Kirinyaga county, Kenya for the treatment of their cattle against gastrointestinal nematodes. The herbs
used were identified via questionnaire surveys through focused group discussions. The aqueous
extracts of plants used: Aspillia pluriseta, Vernonia lasiopus, Entada leptostachya and Erythrina
abyssinica were prepared and using dosage between 10 and 30%, the viability of infective strongyle
larvae were assessed for a period of 48 h. The results of the in vitro antihelmintic study indicated a high
to moderate anthelmintic activity for the tested extracts. E. leptostachya exhibited the highest in vitro
anthelmintic activity, while E. abyssinica had the lowest activity. The anthelmintic activity may have
been due to the presence of saponins in the herbal remedies. There was a positive correlation between
the saponin concentration and the anthelmintic activity of the extracts. In general, the in vitro
anthelmintic activity increased with the extract concentration for the medicinal plants examined.

Kisangaki P, Nyamasyo G, Ndegwa P, Kajobe R. "Assessment of honey bee colony performance in the agro-ecological zones of Uganda." Current Investigations in Agriculture and Current Research. 2018;1(5):1-6.
Nyagol J, Kisato V, Ochuk W, Wakio M. "Assessment of hormonal receptors and Her-2/neu status in breast cancer using cell block: a case study. ." J. Afr. Cancer.. 2013;5:180-184.
Njororai WWS, Gitonga ER, N.K. B, Mwisukha A. "Assessment of injuries in PE lessons in Kenya Science Teachers College, Kenya." West African Journal of Physical and Health Education. 2004;8:152-159.
Bailasha NK, Njororai WW, Rintaugu EG, Andanje M. "Assessment of injuries in physical education lessons in Kenya science teachers college, Kenya:." West Africa journal of Physical education (WAJOPHE). 2004;8:153-189.
O PROFWASUNNAAGGREY, N PROFWEREFREDRICK. "Assessment of inpatient paediatric care in first referral level hospitals in 13 districts in Kenya. Lancet . 2004 Jun 12; 363 ( 9425 ): 1948-53 . PMID: 15194254 [PubMed - indexed for MEDLINE] English M, Esamai F, Wasunna A, Were F, Ogutu B, Wamae A, Snow .". In: Lancet . 2004 Jun 12; 363 ( 9425 ): 1948-53 . John Benjamins Publishing Company; 2004. Abstract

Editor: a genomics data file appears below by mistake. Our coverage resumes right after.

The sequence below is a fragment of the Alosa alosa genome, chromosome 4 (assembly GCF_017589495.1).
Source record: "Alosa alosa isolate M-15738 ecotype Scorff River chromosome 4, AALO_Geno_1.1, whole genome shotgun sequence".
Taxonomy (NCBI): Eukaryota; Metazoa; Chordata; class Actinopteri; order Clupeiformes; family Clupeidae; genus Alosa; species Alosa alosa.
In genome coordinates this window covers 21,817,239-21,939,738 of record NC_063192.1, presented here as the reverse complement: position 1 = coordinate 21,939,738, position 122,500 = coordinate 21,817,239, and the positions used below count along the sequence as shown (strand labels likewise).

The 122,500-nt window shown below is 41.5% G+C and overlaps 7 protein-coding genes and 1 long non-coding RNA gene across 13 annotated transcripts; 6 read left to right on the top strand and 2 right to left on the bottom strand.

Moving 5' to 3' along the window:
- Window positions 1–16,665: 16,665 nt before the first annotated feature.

KEMRI Centre for Geographic Medicine Research, PO Box 230, Kilifi, Kenya. menglish@wtnairobi.mimcom.net

BACKGROUND: The district hospital is considered essential for delivering basic, cost-effective health care to children in resource poor countries. We aimed to investigate the performance of these facilities in Kenya. METHODS: Government hospitals providing first referral level care were prospectively sampled from 13 Kenyan districts. Workload statistics and data documenting the management and care of admitted children were obtained by specially trained health workers. FINDINGS: Data from 14 hospitals were surveyed with routine statistics showing considerable variation in inpatient paediatric mortality (range 4-15%) and specific case fatality rates (eg, anaemia 3-46%). The value of these routine data is seriously undermined by missing data, apparent avoidance of a diagnosis of HIV/AIDS, and absence of standard definitions. Case management practices are often not in line with national or international guidelines. For malaria, signs defining severity such as the level of consciousness and degree of respiratory distress are often not documented (range per hospital 0-100% and 9-77%, respectively), loading doses of quinine are rarely given (3% of cases) and dose errors are not uncommon. Resource constraints such as a lack of nutritional supplements for malnourished children also restrict the provision of basic, effective care. INTERPRETATION: Even crude performance measures suggest there is a great need to improve care and data quality, and to identify and tackle key health system constraints at the first referral level in Kenya. Appropriate intervention might lead to more effective use of health workers' efforts in such hospitals.